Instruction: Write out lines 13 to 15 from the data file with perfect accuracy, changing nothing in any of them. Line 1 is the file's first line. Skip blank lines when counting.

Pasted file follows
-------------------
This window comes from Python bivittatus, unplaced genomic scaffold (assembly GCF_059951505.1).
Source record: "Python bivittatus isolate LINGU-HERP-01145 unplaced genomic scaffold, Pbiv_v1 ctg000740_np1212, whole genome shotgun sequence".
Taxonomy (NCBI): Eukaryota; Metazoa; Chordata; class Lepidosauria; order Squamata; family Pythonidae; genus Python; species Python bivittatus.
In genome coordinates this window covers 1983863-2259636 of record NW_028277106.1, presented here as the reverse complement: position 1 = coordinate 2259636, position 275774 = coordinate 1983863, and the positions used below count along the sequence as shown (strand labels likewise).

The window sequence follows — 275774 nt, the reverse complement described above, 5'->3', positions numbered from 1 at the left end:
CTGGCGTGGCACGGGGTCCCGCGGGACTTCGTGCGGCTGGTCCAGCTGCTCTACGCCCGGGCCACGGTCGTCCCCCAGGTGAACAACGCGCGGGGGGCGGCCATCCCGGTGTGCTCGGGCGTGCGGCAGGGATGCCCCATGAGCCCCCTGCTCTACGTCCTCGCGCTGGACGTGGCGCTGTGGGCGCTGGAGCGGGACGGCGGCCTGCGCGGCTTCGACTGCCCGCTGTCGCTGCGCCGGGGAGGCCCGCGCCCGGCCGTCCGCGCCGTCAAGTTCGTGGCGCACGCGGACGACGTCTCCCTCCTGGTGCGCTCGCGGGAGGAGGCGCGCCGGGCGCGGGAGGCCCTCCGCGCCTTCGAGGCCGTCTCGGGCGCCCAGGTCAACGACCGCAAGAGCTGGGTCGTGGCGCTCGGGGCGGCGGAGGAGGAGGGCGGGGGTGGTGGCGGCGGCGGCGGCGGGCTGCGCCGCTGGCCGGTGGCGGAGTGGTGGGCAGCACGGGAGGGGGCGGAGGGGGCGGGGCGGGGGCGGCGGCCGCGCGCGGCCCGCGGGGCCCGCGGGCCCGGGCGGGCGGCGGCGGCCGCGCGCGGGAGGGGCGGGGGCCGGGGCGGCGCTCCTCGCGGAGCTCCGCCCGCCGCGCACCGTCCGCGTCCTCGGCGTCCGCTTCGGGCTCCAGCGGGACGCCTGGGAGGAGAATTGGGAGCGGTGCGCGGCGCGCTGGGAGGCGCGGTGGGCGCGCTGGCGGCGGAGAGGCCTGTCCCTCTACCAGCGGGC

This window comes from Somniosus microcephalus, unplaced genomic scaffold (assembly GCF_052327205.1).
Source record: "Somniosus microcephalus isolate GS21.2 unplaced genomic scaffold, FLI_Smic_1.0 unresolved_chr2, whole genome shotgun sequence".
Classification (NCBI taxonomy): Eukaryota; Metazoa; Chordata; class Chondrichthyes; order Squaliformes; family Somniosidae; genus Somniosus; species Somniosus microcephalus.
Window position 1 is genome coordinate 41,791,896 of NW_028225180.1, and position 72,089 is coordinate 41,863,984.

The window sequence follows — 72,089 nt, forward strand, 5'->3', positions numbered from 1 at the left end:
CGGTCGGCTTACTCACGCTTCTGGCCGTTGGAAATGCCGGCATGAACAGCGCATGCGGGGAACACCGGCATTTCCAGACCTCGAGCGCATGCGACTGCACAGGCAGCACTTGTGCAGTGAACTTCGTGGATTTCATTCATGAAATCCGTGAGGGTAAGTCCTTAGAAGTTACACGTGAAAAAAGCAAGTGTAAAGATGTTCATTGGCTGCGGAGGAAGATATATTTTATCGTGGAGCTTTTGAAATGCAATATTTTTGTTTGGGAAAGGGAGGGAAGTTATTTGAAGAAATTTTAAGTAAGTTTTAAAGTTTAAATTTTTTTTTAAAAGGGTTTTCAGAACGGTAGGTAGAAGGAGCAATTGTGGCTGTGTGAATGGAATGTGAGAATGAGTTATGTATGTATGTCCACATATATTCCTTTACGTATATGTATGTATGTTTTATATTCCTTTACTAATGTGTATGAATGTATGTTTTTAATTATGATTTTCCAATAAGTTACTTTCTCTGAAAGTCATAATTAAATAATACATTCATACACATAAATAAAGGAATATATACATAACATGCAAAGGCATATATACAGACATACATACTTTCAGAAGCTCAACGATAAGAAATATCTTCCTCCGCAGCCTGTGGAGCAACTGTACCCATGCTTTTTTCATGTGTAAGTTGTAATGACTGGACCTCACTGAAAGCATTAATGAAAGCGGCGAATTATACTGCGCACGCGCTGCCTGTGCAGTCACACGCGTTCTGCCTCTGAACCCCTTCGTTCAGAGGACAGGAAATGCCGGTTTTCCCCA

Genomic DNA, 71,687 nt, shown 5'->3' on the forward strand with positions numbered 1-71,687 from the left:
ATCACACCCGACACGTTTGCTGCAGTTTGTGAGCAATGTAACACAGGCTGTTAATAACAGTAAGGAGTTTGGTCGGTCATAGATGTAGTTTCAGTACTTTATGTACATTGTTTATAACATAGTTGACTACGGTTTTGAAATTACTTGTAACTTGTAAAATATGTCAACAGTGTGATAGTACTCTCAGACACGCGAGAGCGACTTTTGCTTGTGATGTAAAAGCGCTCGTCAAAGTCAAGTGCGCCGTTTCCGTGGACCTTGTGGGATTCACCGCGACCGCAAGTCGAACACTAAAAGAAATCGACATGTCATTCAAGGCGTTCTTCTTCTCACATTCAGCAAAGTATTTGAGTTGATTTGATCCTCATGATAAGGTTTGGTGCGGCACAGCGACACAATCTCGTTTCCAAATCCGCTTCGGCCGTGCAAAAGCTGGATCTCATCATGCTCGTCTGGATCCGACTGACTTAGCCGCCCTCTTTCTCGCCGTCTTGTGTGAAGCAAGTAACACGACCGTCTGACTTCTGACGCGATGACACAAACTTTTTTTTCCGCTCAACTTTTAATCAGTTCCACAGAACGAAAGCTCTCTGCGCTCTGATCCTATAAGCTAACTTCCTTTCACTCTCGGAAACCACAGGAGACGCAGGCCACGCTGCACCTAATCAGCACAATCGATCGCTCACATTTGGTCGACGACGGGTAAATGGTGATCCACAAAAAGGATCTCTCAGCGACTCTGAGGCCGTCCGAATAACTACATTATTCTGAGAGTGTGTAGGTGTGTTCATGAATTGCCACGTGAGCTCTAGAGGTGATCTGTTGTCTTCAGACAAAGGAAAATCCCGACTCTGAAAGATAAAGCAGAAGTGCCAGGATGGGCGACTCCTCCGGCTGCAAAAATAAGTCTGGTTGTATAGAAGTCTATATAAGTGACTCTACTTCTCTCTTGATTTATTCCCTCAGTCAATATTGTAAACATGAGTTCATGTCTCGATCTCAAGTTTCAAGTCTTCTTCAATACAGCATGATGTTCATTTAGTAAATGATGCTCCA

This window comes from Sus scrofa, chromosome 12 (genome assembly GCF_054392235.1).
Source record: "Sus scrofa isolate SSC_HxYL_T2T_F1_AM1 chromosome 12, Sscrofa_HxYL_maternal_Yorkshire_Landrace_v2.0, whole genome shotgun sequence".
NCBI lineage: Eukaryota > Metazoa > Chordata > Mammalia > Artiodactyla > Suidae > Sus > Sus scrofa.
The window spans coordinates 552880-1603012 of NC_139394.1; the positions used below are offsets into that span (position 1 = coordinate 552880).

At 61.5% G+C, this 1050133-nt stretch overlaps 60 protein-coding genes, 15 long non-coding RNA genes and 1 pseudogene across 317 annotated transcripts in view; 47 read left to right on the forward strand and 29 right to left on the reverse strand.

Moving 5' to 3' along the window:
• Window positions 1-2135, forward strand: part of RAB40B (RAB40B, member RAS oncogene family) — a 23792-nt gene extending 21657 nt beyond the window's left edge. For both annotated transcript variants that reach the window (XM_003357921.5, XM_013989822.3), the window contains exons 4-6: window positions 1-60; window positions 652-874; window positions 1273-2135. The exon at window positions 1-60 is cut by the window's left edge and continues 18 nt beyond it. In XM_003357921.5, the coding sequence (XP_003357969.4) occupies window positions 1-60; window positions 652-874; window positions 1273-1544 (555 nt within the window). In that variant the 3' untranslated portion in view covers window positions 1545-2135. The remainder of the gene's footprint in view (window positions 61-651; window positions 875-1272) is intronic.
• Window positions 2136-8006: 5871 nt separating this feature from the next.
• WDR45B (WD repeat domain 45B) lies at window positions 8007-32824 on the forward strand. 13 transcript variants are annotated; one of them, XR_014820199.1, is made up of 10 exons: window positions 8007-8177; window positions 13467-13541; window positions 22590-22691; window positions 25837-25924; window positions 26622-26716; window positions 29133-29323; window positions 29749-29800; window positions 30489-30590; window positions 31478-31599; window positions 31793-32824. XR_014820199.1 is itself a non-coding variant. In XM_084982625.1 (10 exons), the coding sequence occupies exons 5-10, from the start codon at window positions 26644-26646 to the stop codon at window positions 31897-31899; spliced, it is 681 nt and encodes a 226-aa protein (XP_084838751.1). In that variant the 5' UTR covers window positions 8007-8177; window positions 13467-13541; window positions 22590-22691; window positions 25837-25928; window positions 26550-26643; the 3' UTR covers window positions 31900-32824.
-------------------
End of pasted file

Genomic DNA, 71,687 nt, shown 5'->3' on the forward strand with positions numbered 1-71,687 from the left:
ATCACACCCGACACGTTTGCTGCAGTTTGTGAGCAATGTAACACAGGCTGTTAATAACAGTAAGGAGTTTGGTCGGTCATAGATGTAGTTTCAGTACTTTATGTACATTGTTTATAACATAGTTGACTACGGTTTTGAAATTACTTGTAACTTGTAAAATATGTCAACAGTGTGATAGTACTCTCAGACACGCGAGAGCGACTTTTGCTTGTGATGTAAAAGCGCTCGTCAAAGTCAAGTGCGCCGTTTCCGTGGACCTTGTGGGATTCACCGCGACCGCAAGTCGAACACTAAAAGAAATCGACATGTCATTCAAGGCGTTCTTCTTCTCACATTCAGCAAAGTATTTGAGTTGATTTGATCCTCATGATAAGGTTTGGTGCGGCACAGCGACACAATCTCGTTTCCAAATCCGCTTCGGCCGTGCAAAAGCTGGATCTCATCATGCTCGTCTGGATCCGACTGACTTAGCCGCCCTCTTTCTCGCCGTCTTGTGTGAAGCAAGTAACACGACCGTCTGACTTCTGACGCGATGACACAAACTTTTTTTTCCGCTCAACTTTTAATCAGTTCCACAGAACGAAAGCTCTCTGCGCTCTGATCCTATAAGCTAACTTCCTTTCACTCTCGGAAACCACAGGAGACGCAGGCCACGCTGCACCTAATCAGCACAATCGATCGCTCACATTTGGTCGACGACGGGTAAATGGTGATCCACAAAAAGGATCTCTCAGCGACTCTGAGGCCGTCCGAATAACTACATTATTCTGAGAGTGTGTAGGTGTGTTCATGAATTGCCACGTGAGCTCTAGAGGTGATCTGTTGTCTTCAGACAAAGGAAAATCCCGACTCTGAAAGATAAAGCAGAAGTGCCAGGATGGGCGACTCCTCCGGCTGCAAAAATAAGTCTGGTTGTATAGAAGTCTATATAAGTGACTCTACTTCTCTCTTGATTTATTCCCTCAGTCAATATTGTAAACATGAGTTCATGTCTCGATCTCAAGTTTCAAGTCTTCTTCAATACAGCATGATGTTCATTTAGTAAATGATGCTCCA

This window comes from Sus scrofa, chromosome 12 (genome assembly GCF_054392235.1).